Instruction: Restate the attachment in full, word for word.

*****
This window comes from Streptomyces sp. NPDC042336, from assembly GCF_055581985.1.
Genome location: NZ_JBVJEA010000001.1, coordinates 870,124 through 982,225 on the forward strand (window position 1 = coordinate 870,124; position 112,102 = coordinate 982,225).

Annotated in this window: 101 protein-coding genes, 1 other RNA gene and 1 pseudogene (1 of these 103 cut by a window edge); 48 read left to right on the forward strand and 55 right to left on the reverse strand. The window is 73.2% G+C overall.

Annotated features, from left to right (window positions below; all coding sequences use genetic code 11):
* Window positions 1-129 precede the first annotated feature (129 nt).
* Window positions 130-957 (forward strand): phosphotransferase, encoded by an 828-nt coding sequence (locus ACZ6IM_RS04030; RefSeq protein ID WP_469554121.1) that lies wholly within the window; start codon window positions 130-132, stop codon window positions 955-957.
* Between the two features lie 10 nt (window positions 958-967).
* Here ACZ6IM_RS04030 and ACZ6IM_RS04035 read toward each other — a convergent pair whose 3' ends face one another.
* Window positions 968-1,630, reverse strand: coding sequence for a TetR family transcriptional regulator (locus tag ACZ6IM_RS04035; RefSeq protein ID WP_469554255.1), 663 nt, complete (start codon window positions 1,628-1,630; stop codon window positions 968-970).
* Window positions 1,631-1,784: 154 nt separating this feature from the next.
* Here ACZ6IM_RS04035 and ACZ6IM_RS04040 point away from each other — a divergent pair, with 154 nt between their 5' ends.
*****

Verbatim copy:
This window comes from Streptomyces sp. NPDC042336, from assembly GCF_055581985.1.
Genome location: NZ_JBVJEA010000001.1, coordinates 870,124 through 982,225 on the forward strand (window position 1 = coordinate 870,124; position 112,102 = coordinate 982,225).

Annotated in this window: 101 protein-coding genes, 1 other RNA gene and 1 pseudogene (1 of these 103 cut by a window edge); 48 read left to right on the forward strand and 55 right to left on the reverse strand. The window is 73.2% G+C overall.

Annotated features, from left to right (window positions below; all coding sequences use genetic code 11):
* Window positions 1-129 precede the first annotated feature (129 nt).
* Window positions 130-957 (forward strand): phosphotransferase, encoded by an 828-nt coding sequence (locus ACZ6IM_RS04030; RefSeq protein ID WP_469554121.1) that lies wholly within the window; start codon window positions 130-132, stop codon window positions 955-957.
* Between the two features lie 10 nt (window positions 958-967).
* Here ACZ6IM_RS04030 and ACZ6IM_RS04035 read toward each other — a convergent pair whose 3' ends face one another.
* Window positions 968-1,630, reverse strand: coding sequence for a TetR family transcriptional regulator (locus tag ACZ6IM_RS04035; RefSeq protein ID WP_469554255.1), 663 nt, complete (start codon window positions 1,628-1,630; stop codon window positions 968-970).
* Window positions 1,631-1,784: 154 nt separating this feature from the next.
* Here ACZ6IM_RS04035 and ACZ6IM_RS04040 point away from each other — a divergent pair, with 154 nt between their 5' ends.